As punishment for a crime he didn’t really commit, Matt was given a choice: go to jail or go live with an old woman named Mrs. Deverill in a remote town called Lesser Malling.
He should have chosen jail.
A strange and sinister plan is coming together made in Lesser Malling, with Matt at the center of it all. People who try to help him disappear … or die. It all ties to an evil place named Raven’s Gate – a place whose destiny is horrifyingly intertwined with Matt’s own.
The Power of Five series by Anthony Horowitz will be comprised of five books – Oblivion, the fifth installment, is due to be published in October 2012 – and I’ve been eagerly working my way through the first four, starting with Raven’s Gate, first published in 2005.
I’m already a fan of Horowitz’ work, having read the Alex Rider books, which I found really exciting and adventurous. Alex Rider was a great, believable teenage character, who grew and developed over the course of the series as his adventurous became more and more thrilling and dangerous. I was looking forward to more of the same fast, tough action from this series.
I have to say, at first I was a little disappointed with Raven’s Gate. It started really well, introducing Matt Freeman, our hero, in an interesting way, but then, as Matt is taken to Lesser Malling by Mrs Deverill, the action slows somewhat. I felt that, for a long time, we didn’t get a clear idea of what the malevolent power was that Mrs Deverill was in league with. This meant that some of the big action scenes weren’t as exciting as they could have been, as I wasn’t quite sure how scared I was supposed to be. Possibly, this is because I’ve been reading some pretty violent/scary YA fiction lately (The Hunger Games trilogy, Charlie Higson’s The Enemy series) but I didn’t really get as drawn in as I was expected. I wanted a bit more depth in terms of the mythology behind the story – who were the Old Ones exactly? – and in fact for the characters as well. I did discover that Raven’s Gate was at least partly based on one of Horowitz’ short stories, so perhaps that’s why. I decided to keep reading as I’d been given the first three books in the series as part of my Reddit Book Swap, so I thought I might as well.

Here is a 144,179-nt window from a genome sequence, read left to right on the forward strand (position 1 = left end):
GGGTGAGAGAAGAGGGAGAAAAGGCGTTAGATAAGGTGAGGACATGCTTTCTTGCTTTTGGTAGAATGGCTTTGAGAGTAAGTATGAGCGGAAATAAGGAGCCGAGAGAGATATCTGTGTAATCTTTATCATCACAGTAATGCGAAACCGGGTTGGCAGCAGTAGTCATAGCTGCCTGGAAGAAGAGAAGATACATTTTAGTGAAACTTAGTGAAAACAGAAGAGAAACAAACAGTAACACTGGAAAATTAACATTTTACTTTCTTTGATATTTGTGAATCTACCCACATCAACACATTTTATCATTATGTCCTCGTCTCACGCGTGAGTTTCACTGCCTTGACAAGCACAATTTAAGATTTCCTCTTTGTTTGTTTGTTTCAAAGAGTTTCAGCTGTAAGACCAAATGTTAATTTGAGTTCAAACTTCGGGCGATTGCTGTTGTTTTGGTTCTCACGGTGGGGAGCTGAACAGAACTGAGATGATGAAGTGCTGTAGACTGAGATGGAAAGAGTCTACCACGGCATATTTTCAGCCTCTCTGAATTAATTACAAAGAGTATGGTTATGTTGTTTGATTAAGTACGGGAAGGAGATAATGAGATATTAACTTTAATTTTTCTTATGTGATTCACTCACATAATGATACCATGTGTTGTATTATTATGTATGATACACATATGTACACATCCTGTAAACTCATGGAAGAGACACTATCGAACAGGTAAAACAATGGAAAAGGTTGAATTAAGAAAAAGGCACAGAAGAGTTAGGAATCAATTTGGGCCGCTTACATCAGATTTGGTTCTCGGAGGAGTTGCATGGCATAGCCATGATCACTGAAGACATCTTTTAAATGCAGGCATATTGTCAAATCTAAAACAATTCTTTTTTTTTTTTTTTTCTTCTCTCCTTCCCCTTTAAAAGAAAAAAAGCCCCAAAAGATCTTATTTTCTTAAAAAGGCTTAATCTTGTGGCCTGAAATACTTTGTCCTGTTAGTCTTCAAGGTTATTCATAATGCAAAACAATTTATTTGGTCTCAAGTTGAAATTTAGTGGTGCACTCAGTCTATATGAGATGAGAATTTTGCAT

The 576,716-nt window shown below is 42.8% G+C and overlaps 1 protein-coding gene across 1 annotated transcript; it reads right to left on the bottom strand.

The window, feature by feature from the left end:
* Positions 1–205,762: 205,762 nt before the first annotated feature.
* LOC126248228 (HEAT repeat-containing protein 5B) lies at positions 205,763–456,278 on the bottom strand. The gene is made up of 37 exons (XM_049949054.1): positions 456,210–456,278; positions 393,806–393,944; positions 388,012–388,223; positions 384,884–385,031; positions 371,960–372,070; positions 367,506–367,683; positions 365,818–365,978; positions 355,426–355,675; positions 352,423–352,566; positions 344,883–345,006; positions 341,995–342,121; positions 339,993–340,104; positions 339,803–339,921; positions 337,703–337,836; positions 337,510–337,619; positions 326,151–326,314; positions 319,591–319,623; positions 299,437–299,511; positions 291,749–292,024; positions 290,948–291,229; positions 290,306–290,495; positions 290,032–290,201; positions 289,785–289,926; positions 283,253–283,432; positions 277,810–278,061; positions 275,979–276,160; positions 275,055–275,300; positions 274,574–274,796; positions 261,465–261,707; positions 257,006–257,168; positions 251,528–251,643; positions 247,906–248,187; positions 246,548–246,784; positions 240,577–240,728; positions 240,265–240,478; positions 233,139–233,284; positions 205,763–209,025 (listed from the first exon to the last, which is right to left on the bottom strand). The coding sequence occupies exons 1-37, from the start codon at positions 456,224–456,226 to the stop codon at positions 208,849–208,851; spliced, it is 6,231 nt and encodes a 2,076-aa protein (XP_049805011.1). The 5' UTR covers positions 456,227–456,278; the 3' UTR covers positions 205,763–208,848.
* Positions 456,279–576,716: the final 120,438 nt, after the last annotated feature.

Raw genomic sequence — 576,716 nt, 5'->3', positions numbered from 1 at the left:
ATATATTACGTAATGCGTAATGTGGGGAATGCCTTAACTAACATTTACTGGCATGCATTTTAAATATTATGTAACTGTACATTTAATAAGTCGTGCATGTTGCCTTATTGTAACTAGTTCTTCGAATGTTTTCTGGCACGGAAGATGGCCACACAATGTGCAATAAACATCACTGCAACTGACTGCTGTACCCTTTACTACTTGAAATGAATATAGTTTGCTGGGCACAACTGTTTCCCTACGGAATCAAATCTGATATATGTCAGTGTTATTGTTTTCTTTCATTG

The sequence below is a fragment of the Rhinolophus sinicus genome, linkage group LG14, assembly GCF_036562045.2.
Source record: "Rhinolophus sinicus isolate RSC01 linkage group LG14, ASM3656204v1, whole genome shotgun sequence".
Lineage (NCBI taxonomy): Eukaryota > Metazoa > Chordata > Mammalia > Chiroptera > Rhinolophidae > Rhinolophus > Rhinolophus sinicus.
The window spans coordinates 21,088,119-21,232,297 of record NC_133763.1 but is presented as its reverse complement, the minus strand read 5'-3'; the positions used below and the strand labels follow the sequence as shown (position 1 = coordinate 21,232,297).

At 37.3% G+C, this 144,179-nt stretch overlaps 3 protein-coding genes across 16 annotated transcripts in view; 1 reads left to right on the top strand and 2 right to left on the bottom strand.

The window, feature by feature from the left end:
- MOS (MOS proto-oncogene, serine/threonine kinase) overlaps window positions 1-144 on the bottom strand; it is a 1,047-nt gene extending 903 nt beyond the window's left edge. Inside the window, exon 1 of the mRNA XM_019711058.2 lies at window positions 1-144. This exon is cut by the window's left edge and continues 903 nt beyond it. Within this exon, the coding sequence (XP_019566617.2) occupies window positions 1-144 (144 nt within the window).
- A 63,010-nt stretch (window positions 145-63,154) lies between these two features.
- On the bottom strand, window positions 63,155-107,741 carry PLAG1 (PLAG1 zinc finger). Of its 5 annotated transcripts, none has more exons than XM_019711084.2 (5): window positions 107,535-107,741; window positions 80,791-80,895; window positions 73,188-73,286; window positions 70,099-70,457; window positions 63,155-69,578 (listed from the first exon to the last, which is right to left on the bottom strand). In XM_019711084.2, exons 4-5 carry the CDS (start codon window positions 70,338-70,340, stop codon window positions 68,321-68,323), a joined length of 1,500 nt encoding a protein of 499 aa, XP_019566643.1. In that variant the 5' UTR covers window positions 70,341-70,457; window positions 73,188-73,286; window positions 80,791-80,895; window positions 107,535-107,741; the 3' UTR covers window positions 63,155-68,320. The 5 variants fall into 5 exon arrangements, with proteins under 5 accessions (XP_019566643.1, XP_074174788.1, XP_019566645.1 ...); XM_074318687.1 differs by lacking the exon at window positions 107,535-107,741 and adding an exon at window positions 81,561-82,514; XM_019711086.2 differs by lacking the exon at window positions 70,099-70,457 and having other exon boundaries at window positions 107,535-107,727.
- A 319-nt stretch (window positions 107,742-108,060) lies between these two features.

The second book in the series is called Evil Star. In this volume, we accompany Matt to Peru. The Nexus, the shady organisation who are working with Matt to combat The Old Ones, have discovered that, although [SPOILER] Matt and his new guardian Richard were successful in Lesser Malling, a new threat is rising in South America, and The Old Ones may be released into the world again… So, Matt and Richard set off to try to stop this disaster before it happens. Before long, their plan falls apart – has someone betrayed them? – and Matt is rescued by a street urchin names Pedro, who helps him attempt to complete his quest and stop the Old Ones from returning to terrorise humanity.